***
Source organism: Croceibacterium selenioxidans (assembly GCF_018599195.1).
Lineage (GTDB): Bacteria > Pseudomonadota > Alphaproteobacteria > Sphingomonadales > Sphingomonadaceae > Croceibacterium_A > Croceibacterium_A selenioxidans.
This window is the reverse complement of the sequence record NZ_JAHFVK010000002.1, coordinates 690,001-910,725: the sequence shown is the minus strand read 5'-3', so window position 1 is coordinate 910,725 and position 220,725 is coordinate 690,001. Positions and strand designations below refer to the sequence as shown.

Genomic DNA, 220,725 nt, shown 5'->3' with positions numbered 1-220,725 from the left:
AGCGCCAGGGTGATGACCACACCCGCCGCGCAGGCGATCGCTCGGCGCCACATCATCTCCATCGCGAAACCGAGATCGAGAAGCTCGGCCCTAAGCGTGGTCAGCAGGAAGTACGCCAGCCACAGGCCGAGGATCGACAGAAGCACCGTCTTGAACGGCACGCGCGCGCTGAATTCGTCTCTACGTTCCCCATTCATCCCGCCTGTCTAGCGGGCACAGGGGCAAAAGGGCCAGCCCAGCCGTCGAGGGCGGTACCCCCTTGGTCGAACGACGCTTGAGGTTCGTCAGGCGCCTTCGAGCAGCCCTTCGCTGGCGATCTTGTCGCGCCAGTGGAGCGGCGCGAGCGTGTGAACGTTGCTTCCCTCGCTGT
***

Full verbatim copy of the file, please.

Source organism: Croceibacterium selenioxidans (assembly GCF_018599195.1).
Lineage (GTDB): Bacteria > Pseudomonadota > Alphaproteobacteria > Sphingomonadales > Sphingomonadaceae > Croceibacterium_A > Croceibacterium_A selenioxidans.
This window is the reverse complement of the sequence record NZ_JAHFVK010000002.1, coordinates 690,001-910,725: the sequence shown is the minus strand read 5'-3', so window position 1 is coordinate 910,725 and position 220,725 is coordinate 690,001. Positions and strand designations below refer to the sequence as shown.

Genomic DNA, 220,725 nt, shown 5'->3' with positions numbered 1-220,725 from the left:
AGCGCCAGGGTGATGACCACACCCGCCGCGCAGGCGATCGCTCGGCGCCACATCATCTCCATCGCGAAACCGAGATCGAGAAGCTCGGCCCTAAGCGTGGTCAGCAGGAAGTACGCCAGCCACAGGCCGAGGATCGACAGAAGCACCGTCTTGAACGGCACGCGCGCGCTGAATTCGTCTCTACGTTCCCCATTCATCCCGCCTGTCTAGCGGGCACAGGGGCAAAAGGGCCAGCCCAGCCGTCGAGGGCGGTACCCCCTTGGTCGAACGACGCTTGAGGTTCGTCAGGCGCCTTCGAGCAGCCCTTCGCTGGCGATCTTGTCGCGCCAGTGGAGCGGCGCGAGCGTGTGAACGTTGCTTCCCTCGCTGT